Every now and then, my son and I will come across a book that we may not have expected much from but it turns out to completely captivate him. In today’s case, my husband actually found the book while searching for sci-fi books for younger kids. Voyage of the Dogs by Greg Van Eekhout was an absolute winner of a story, a mix of interstellar space travel, mystery, suspense, friendship and dogs, of course!

From the very first page, my son was gripped by action and intrigue. He couldn’t wait to read more each night, when ordinarily, he’s dragging his feet when it’s time for bed. On the macro level, this is a story of a space journey meant to culminate in the establishment of a new Earth outpost on a planet called Stepping Stone. The crew consists of 4 human astronauts and 4 canine Barkonauts.

The main character is a scrappy terrier named Lopside. A former stray, we learn that he was rescued by a kind woman named Roro. Not only is Roro is a very attentive caregiver but she also has a really cool job! She is a crew member training for the Stepping Stone mission. Knowing that the mission will require smart dogs, she convinces her superiors to let Lopside join the Barkonauts crew.

There are three other dogs training for the journey, as well. Champion is the canine leader; a golden retriever, she is very serious and leads with absolute integrity and resolve. Bug the corgi is a brilliant engineer who, like his human counterparts, has a low tolerance for antics. And then there’s Daisy, a Great Dane puppy who can’t help but cause some of the annoying antics due to her gangly legs and oversized paws!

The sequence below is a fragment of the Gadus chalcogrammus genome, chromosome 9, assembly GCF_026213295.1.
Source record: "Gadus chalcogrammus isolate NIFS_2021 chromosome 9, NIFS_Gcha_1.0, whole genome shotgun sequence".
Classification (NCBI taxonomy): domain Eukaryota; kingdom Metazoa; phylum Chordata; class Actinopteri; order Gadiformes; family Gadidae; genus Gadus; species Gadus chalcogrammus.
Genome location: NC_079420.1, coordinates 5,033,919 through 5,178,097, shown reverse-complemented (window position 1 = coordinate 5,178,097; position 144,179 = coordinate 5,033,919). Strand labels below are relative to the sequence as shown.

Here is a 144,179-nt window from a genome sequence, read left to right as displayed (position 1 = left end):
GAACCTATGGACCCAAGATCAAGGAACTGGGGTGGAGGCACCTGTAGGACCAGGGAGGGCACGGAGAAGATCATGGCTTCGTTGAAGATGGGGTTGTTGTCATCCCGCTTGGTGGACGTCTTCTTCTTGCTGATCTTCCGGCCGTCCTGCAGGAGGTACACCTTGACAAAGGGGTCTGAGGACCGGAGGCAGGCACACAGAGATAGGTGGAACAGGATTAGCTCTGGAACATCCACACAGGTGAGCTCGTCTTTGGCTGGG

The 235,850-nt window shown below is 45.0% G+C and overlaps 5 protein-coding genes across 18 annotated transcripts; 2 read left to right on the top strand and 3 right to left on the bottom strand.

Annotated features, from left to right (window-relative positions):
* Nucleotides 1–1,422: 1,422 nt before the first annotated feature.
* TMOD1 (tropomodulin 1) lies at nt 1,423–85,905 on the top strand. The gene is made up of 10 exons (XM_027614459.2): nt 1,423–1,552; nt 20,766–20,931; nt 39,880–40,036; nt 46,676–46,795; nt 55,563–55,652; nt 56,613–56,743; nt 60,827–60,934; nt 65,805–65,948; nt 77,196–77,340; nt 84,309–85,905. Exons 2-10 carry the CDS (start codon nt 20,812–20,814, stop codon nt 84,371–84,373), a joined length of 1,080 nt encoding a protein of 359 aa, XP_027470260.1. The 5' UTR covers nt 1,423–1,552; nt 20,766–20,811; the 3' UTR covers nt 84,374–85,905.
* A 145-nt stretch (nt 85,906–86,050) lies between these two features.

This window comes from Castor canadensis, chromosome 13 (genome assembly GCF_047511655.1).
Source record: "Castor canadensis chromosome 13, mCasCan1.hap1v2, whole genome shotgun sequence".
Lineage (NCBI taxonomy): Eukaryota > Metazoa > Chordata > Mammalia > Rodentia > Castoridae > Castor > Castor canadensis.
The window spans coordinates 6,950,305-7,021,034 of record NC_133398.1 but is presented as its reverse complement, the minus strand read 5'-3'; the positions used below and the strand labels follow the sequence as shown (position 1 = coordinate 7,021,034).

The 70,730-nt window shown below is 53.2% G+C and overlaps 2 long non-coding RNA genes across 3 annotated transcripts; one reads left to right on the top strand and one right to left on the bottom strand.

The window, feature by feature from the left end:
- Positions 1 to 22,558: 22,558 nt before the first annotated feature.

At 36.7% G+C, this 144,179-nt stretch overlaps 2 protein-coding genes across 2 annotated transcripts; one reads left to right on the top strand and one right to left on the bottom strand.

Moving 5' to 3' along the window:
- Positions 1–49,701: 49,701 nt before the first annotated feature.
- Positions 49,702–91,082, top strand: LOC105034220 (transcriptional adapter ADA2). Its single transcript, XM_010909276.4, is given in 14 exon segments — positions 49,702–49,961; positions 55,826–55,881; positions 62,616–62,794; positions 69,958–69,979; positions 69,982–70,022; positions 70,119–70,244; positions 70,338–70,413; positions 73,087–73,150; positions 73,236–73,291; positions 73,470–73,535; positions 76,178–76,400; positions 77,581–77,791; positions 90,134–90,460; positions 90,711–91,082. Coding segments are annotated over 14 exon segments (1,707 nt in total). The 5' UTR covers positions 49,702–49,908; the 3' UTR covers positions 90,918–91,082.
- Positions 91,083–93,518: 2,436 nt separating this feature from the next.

In order to reach Stepping Stone, the human and canine crew members must enter hibernation mode. The humans will be awakened by the ship’s systems after they have traversed much of the deep space gulf between the place where our solar system ends and Stepping Stone. At that time, the dogs will then be awakened by the humans. The ship’s name Laika, for those familiar with the famous yet doomed dog’s story of space travel, is a nod to the crew’s possible fate.

Ultimately, the dogs are brought out of hibernation not by their human crew members but by the ship itself. With dawning horror, they are stunned to find that the ship is damaged and the human crew is missing, along with a life pod. As they come to terms with their new reality, the dogs must also face the devastating betrayal of the humans, especially Roro, who have left them behind, alone.

Unfortunately for the Barkonauts, there are more pressing issues, like determining what type of damage the ship has sustained and whether it can be repaired. The crew determines that Lopside will conduct a spacewalk of sorts, using a small rover to assess the damage. They have learned that a dish necessary to communicate with Earth has been turned away, in the wrong direction.

Actually, I should take this chance to explain that the humans and dogs are able to communicate due to technology that decodes barks into words and vice versa. Will the crew be able to successfully send a message to mission control? And they are successful, is there anything that can be done to bring the dogs back safely? Are they doomed to float through space until the very end? And what happened to the human crew? Are they continuing the missing from a less-equipped life pod?

Voyage of the Dogs is an exciting chapter book filled with adventure, action, mystery and friendship. In terms of independent reading, it is geared more towards the 10-12 age range but as a bedtime read-aloud, my 9 year old was enthralled. He has called it his new favorite book more than once, which hasn’t been the case since we first read The BFG in 2017! He kept leaving the room to tell his dad about pivotal moments in the story. And considering Dad was the one who discovered the book, he really enjoyed seeing and hearing his enthusiasm for the characters and plot.

It goes without saying but I highly recommend adding Voyage of the Dogs to your family library. If your reader enjoys it as much as mine did, stay tuned for reviews of Van Eekhout’s other works.

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